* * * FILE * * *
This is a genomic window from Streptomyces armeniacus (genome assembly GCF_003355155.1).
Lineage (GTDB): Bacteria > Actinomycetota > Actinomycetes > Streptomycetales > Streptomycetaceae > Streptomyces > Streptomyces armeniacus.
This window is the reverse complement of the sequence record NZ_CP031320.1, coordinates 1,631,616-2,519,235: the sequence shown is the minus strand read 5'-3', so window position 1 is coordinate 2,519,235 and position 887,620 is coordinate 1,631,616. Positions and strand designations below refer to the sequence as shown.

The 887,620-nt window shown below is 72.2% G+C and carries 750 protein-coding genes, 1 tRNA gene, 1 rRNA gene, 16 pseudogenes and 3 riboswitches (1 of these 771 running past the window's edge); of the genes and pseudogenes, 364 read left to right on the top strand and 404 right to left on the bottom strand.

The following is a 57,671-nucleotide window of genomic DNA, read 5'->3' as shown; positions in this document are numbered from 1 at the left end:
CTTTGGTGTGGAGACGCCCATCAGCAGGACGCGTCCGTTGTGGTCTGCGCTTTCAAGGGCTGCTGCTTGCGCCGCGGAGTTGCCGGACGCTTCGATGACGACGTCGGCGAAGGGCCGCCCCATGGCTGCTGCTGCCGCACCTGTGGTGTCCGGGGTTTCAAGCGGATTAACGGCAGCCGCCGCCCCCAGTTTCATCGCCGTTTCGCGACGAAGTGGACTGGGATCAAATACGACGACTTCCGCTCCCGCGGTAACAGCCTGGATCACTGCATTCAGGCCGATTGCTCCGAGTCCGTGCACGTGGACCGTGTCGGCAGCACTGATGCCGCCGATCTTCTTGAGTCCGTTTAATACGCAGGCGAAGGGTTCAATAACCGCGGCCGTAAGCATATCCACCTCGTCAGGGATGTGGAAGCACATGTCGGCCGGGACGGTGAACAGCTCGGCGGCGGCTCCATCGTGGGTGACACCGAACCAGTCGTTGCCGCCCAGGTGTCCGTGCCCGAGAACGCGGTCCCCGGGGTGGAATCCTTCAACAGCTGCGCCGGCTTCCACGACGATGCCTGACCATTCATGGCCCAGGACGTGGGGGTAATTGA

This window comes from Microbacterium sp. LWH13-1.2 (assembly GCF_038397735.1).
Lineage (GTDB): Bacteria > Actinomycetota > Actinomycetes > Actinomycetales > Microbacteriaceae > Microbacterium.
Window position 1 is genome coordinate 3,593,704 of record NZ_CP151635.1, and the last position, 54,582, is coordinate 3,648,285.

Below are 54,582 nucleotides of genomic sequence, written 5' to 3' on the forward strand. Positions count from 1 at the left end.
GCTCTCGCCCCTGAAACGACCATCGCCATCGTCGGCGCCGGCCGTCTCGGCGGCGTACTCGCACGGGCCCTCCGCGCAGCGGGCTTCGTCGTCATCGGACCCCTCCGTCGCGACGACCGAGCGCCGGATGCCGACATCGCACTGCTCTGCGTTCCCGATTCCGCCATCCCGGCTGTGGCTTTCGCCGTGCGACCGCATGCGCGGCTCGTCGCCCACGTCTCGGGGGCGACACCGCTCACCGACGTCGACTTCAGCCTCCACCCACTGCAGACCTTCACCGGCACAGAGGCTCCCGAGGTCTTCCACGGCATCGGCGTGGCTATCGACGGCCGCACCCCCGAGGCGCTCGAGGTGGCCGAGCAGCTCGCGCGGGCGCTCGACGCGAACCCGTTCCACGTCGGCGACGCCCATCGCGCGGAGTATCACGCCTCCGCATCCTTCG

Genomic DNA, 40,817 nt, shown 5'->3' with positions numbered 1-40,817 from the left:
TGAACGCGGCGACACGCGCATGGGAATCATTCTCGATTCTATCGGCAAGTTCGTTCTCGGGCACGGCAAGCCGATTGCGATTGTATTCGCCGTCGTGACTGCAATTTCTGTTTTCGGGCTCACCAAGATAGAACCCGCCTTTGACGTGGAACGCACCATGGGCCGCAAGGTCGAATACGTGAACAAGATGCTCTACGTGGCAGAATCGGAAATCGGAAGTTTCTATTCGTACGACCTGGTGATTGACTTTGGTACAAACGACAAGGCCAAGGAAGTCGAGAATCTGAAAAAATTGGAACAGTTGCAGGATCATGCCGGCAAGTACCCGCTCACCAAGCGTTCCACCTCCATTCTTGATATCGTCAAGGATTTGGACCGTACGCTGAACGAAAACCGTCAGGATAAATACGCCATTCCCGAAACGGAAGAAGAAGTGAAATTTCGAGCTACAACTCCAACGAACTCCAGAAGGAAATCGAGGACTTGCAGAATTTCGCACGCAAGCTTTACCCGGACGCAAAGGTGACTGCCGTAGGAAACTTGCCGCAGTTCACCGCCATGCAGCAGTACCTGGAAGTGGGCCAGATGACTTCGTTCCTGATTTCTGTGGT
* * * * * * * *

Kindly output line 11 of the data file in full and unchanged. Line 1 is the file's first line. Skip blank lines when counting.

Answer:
GCTCTCGCCCCTGAAACGACCATCGCCATCGTCGGCGCCGGCCGTCTCGGCGGCGTACTCGCACGGGCCCTCCGCGCAGCGGGCTTCGTCGTCATCGGACCCCTCCGTCGCGACGACCGAGCGCCGGATGCCGACATCGCACTGCTCTGCGTTCCCGATTCCGCCATCCCGGCTGTGGCTTTCGCCGTGCGACCGCATGCGCGGCTCGTCGCCCACGTCTCGGGGGCGACACCGCTCACCGACGTCGACTTCAGCCTCCACCCACTGCAGACCTTCACCGGCACAGAGGCTCCCGAGGTCTTCCACGGCATCGGCGTGGCTATCGACGGCCGCACCCCCGAGGCGCTCGAGGTGGCCGAGCAGCTCGCGCGGGCGCTCGACGCGAACCCGTTCCACGTCGGCGACGCCCATCGCGCGGAGTATCACGCCTCCGCATCCTTCG